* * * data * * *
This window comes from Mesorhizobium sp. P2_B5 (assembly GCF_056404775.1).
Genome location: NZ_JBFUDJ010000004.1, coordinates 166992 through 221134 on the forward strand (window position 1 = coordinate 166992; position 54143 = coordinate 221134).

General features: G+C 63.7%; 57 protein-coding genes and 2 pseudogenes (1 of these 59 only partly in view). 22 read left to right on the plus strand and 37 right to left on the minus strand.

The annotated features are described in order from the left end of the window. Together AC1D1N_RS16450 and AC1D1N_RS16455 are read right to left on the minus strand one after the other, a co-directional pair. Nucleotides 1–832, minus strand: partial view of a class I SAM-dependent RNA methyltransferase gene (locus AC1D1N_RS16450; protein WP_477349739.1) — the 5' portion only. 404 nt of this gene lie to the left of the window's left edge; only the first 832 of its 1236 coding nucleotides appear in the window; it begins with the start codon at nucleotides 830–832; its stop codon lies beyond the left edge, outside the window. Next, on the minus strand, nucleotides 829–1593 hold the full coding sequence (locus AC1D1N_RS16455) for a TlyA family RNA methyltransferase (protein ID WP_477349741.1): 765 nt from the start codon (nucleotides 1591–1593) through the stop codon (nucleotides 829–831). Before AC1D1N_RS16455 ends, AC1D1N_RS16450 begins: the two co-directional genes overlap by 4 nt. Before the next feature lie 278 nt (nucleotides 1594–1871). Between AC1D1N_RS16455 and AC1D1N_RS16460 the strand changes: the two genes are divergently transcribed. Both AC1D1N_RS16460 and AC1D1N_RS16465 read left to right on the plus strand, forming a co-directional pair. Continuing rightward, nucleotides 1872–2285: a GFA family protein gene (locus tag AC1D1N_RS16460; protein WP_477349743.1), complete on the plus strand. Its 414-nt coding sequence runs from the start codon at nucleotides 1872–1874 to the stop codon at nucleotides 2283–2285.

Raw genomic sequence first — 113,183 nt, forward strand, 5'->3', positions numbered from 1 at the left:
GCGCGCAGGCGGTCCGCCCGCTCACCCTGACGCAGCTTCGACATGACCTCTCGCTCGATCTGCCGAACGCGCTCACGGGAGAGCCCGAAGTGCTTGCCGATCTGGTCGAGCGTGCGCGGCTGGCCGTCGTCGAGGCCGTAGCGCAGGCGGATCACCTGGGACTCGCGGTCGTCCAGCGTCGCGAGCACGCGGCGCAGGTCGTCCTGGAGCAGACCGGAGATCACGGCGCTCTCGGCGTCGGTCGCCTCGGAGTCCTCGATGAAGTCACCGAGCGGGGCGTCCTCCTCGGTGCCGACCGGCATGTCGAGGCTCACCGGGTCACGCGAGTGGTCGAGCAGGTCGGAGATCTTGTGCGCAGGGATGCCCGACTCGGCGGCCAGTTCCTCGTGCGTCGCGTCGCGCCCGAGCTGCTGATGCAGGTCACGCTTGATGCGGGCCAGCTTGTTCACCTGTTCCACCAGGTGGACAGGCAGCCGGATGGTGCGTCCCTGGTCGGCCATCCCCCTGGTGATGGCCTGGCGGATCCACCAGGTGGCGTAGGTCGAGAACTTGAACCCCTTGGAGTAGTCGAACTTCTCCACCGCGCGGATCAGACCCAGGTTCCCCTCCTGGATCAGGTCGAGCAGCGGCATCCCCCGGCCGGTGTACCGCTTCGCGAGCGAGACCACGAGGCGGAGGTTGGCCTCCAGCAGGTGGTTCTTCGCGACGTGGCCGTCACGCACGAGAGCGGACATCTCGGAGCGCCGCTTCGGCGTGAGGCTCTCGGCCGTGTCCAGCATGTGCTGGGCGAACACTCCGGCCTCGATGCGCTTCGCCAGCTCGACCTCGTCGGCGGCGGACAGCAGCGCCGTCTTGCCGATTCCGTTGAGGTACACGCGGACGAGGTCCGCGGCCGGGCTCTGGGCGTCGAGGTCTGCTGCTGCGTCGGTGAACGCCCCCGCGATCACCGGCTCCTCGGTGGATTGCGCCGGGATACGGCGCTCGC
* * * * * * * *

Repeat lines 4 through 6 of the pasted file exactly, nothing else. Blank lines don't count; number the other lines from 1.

The annotated features are described in order from the left end of the window. Together AC1D1N_RS16450 and AC1D1N_RS16455 are read right to left on the minus strand one after the other, a co-directional pair. Nucleotides 1–832, minus strand: partial view of a class I SAM-dependent RNA methyltransferase gene (locus AC1D1N_RS16450; protein WP_477349739.1) — the 5' portion only. 404 nt of this gene lie to the left of the window's left edge; only the first 832 of its 1236 coding nucleotides appear in the window; it begins with the start codon at nucleotides 830–832; its stop codon lies beyond the left edge, outside the window. Next, on the minus strand, nucleotides 829–1593 hold the full coding sequence (locus AC1D1N_RS16455) for a TlyA family RNA methyltransferase (protein ID WP_477349741.1): 765 nt from the start codon (nucleotides 1591–1593) through the stop codon (nucleotides 829–831). Before AC1D1N_RS16455 ends, AC1D1N_RS16450 begins: the two co-directional genes overlap by 4 nt. Before the next feature lie 278 nt (nucleotides 1594–1871). Between AC1D1N_RS16455 and AC1D1N_RS16460 the strand changes: the two genes are divergently transcribed. Both AC1D1N_RS16460 and AC1D1N_RS16465 read left to right on the plus strand, forming a co-directional pair. Continuing rightward, nucleotides 1872–2285: a GFA family protein gene (locus tag AC1D1N_RS16460; protein WP_477349743.1), complete on the plus strand. Its 414-nt coding sequence runs from the start codon at nucleotides 1872–1874 to the stop codon at nucleotides 2283–2285.

Raw genomic sequence first — 113,183 nt, forward strand, 5'->3', positions numbered from 1 at the left:
GCGCGCAGGCGGTCCGCCCGCTCACCCTGACGCAGCTTCGACATGACCTCTCGCTCGATCTGCCGAACGCGCTCACGGGAGAGCCCGAAGTGCTTGCCGATCTGGTCGAGCGTGCGCGGCTGGCCGTCGTCGAGGCCGTAGCGCAGGCGGATCACCTGGGACTCGCGGTCGTCCAGCGTCGCGAGCACGCGGCGCAGGTCGTCCTGGAGCAGACCGGAGATCACGGCGCTCTCGGCGTCGGTCGCCTCGGAGTCCTCGATGAAGTCACCGAGCGGGGCGTCCTCCTCGGTGCCGACCGGCATGTCGAGGCTCACCGGGTCACGCGAGTGGTCGAGCAGGTCGGAGATCTTGTGCGCAGGGATGCCCGACTCGGCGGCCAGTTCCTCGTGCGTCGCGTCGCGCCCGAGCTGCTGATGCAGGTCACGCTTGATGCGGGCCAGCTTGTTCACCTGTTCCACCAGGTGGACAGGCAGCCGGATGGTGCGTCCCTGGTCGGCCATCCCCCTGGTGATGGCCTGGCGGATCCACCAGGTGGCGTAGGTCGAGAACTTGAACCCCTTGGAGTAGTCGAACTTCTCCACCGCGCGGATCAGACCCAGGTTCCCCTCCTGGATCAGGTCGAGCAGCGGCATCCCCCGGCCGGTGTACCGCTTCGCGAGCGAGACCACGAGGCGGAGGTTGGCCTCCAGCAGGTGGTTCTTCGCGACGTGGCCGTCACGCACGAGAGCGGACATCTCGGAGCGCCGCTTCGGCGTGAGGCTCTCGGCCGTGTCCAGCATGTGCTGGGCGAACACTCCGGCCTCGATGCGCTTCGCCAGCTCGACCTCGTCGGCGGCGGACAGCAGCGCCGTCTTGCCGATTCCGTTGAGGTACACGCGGACGAGGTCCGCGGCCGGGCTCTGGGCGTCGAGGTCTGCTGCTGCGTCGGTGAACGCCCCCGCGATCACCGGCTCCTCGGTGGATTGCGCCGGGATACGGCGCTCGC